Solo Exhibition | Scottsdale, AZ
Altamira FIne Art Scottsdale is pleased to present a new solo exhibition for Robert McCauley, November 9-21, 2020.
Join us for an Artist Reception Thursday, November 12, from 6:30-9pm at our Scottsdale gallery.
Gathering Up the Pieces for Future Reference
The paintings in Gathering Up the Pieces for Future Reference approach the same environmental issue: What we know from other cultures is that the stuff we leave behind can be reassembled into illuminating form. I got the idea from a pre-Colombian pot we own with a kill hole. It made me think about finding all these shards and putting them back together in a way that helps us to see what that culture was like. We can try and preserve a little bit of this and that and thereby save some history. That’s where the bell jar comes into play in Sea Bear with Red Herring. The bell jar, to me, signals that there is something precious inside. You often see them in museums. Their transparency allows us to see not only what is inside but the other side as well.
The bear brings up the notion of who is doing the picking. In nature, there is a subspecies of white black bear; they are only found on Vancouver Island. They exist but very few people know about them. I learned from minimalist painters to embrace applying absolute color to black and white bears. In this painting, I consider what he has managed to pick up and save for later. These are red herring, a writer’s tool, forcing you to create false narratives. Certain elements take you off on tangents and drop you in a different place. There are no conclusions, only different paths to explore. There is a storm on the horizon. We put together the idea of saving what we can of the environment, and then we are confronted by a storm coming. The painting thus mirrors our current situation; we don’t know the outcome. On a technical level, I’m trying to teach myself how to paint aspects of light, evidenced in the dome. This is something they never told us in graduate school: It’s OK to do something that seems refined, that displays skill.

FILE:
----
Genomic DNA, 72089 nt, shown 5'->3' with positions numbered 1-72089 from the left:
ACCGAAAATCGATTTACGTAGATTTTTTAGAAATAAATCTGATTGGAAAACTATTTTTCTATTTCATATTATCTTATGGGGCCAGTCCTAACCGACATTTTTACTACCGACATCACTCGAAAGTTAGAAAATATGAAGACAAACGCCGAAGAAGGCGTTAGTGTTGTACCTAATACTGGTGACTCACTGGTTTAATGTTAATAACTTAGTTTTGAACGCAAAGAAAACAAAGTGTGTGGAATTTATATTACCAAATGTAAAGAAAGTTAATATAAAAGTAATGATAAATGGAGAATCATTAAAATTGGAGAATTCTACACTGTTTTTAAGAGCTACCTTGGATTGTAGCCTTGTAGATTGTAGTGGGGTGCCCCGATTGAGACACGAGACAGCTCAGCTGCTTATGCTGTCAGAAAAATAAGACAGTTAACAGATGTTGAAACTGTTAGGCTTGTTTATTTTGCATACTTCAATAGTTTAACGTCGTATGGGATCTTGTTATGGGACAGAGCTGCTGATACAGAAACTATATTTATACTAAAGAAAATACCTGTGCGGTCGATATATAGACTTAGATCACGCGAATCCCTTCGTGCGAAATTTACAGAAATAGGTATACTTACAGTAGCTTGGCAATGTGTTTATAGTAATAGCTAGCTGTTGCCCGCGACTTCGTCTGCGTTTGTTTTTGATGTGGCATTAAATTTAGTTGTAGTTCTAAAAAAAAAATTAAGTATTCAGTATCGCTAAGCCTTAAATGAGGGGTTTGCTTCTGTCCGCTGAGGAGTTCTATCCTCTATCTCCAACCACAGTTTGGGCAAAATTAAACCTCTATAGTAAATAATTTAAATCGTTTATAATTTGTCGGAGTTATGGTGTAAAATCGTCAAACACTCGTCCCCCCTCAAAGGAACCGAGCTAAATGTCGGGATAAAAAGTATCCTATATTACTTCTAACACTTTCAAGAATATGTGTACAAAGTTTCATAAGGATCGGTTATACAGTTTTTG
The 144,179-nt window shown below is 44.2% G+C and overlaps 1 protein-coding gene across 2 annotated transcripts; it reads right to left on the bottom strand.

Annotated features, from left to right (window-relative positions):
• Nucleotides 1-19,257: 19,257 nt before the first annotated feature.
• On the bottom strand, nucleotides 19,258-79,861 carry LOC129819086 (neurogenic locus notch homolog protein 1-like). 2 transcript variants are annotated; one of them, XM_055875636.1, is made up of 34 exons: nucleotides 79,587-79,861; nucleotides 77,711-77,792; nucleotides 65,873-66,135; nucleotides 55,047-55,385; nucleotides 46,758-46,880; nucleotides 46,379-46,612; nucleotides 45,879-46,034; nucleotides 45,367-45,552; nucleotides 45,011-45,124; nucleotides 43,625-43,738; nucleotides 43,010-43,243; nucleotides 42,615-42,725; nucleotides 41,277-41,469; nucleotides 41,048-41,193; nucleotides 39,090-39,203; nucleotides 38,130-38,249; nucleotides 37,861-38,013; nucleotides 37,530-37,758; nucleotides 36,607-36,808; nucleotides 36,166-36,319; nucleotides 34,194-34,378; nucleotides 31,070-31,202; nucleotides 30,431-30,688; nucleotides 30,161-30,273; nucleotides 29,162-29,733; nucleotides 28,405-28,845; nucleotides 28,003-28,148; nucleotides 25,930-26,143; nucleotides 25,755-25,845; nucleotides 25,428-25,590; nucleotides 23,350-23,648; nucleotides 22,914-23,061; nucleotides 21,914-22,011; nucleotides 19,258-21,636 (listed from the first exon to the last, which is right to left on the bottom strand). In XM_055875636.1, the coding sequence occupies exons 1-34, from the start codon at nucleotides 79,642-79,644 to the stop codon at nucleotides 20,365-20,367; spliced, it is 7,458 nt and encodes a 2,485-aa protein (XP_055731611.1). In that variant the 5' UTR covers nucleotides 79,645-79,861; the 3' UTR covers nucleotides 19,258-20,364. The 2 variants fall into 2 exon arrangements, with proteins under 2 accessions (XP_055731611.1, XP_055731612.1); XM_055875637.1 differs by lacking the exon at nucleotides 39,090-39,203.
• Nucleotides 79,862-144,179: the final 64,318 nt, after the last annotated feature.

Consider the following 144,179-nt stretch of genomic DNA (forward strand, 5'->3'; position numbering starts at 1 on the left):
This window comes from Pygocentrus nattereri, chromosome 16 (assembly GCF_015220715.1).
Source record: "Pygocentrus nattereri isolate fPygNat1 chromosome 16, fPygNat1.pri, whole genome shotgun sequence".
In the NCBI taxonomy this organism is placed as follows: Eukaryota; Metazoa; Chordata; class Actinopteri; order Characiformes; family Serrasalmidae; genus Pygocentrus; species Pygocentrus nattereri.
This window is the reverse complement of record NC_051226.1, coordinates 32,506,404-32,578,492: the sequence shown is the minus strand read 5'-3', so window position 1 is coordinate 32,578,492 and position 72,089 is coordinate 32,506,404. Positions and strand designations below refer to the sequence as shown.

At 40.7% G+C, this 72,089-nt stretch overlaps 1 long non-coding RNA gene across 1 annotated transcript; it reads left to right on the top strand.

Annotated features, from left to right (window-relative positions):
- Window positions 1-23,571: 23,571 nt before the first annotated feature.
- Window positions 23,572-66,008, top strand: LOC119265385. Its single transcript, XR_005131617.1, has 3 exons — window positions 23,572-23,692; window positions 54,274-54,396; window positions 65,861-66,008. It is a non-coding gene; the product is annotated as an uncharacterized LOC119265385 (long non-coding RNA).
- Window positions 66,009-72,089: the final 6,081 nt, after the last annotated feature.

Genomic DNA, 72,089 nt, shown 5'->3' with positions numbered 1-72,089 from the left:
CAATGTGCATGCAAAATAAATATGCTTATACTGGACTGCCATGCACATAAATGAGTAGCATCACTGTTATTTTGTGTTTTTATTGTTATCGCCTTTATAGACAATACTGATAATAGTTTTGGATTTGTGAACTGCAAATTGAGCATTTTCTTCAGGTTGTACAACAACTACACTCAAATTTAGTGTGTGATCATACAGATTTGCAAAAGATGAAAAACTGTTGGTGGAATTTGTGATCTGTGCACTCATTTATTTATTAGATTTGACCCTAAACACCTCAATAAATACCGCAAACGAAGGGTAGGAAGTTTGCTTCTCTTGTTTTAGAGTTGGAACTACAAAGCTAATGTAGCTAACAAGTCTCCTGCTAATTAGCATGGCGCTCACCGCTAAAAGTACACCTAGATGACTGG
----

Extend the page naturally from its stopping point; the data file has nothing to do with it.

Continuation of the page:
The most important thing I’ve learned over all these years is to paint what you want to paint. I’ve enjoyed black bears for a long time. I used to get nervous about that. Friends would ask, “Can’t you paint something else?” The problem is, I cannot shake my absolute love of the bear. It would be arbitrary to say, “I’m not going to paint bears anymore.” The bear serves a purpose for me as a stand-in for humans. In Sea Bear With Red Herring, the bear pushes into our face a bell jar full of that which we are meant to protect. “What are you going to do about this?” I want them to be confrontational. You cannot make a rabbit confrontational. This white bear is one in a great family of bears I’ve painted. And yet, I have never painted two bears that look alike. They seem to take on a character of their own in my work. I don’t try; their distinct personalities just appear.
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